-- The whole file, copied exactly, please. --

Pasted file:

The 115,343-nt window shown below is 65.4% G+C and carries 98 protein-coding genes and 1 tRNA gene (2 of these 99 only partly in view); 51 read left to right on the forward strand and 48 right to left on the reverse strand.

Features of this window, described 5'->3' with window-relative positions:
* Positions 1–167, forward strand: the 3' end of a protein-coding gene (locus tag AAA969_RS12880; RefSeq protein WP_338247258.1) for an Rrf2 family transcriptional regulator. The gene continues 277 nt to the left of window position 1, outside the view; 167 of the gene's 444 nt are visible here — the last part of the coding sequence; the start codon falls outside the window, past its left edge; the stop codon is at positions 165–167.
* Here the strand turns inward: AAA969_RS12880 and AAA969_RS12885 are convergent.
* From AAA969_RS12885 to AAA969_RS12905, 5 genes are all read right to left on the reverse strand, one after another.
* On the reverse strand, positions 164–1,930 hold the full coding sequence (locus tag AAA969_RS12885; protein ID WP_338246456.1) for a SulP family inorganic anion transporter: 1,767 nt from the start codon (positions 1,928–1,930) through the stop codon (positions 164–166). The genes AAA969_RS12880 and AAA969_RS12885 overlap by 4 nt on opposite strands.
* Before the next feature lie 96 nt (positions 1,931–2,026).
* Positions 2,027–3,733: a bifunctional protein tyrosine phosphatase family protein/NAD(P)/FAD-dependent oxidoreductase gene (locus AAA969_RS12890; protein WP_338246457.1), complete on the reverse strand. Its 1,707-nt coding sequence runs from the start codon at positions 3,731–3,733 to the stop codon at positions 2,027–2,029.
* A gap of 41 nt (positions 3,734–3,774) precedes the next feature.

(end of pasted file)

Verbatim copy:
The 115,343-nt window shown below is 65.4% G+C and carries 98 protein-coding genes and 1 tRNA gene (2 of these 99 only partly in view); 51 read left to right on the forward strand and 48 right to left on the reverse strand.

Features of this window, described 5'->3' with window-relative positions:
* Positions 1–167, forward strand: the 3' end of a protein-coding gene (locus tag AAA969_RS12880; RefSeq protein WP_338247258.1) for an Rrf2 family transcriptional regulator. The gene continues 277 nt to the left of window position 1, outside the view; 167 of the gene's 444 nt are visible here — the last part of the coding sequence; the start codon falls outside the window, past its left edge; the stop codon is at positions 165–167.
* Here the strand turns inward: AAA969_RS12880 and AAA969_RS12885 are convergent.
* From AAA969_RS12885 to AAA969_RS12905, 5 genes are all read right to left on the reverse strand, one after another.
* On the reverse strand, positions 164–1,930 hold the full coding sequence (locus tag AAA969_RS12885; protein ID WP_338246456.1) for a SulP family inorganic anion transporter: 1,767 nt from the start codon (positions 1,928–1,930) through the stop codon (positions 164–166). The genes AAA969_RS12880 and AAA969_RS12885 overlap by 4 nt on opposite strands.
* Before the next feature lie 96 nt (positions 1,931–2,026).
* Positions 2,027–3,733: a bifunctional protein tyrosine phosphatase family protein/NAD(P)/FAD-dependent oxidoreductase gene (locus AAA969_RS12890; protein WP_338246457.1), complete on the reverse strand. Its 1,707-nt coding sequence runs from the start codon at positions 3,731–3,733 to the stop codon at positions 2,027–2,029.
* A gap of 41 nt (positions 3,734–3,774) precedes the next feature.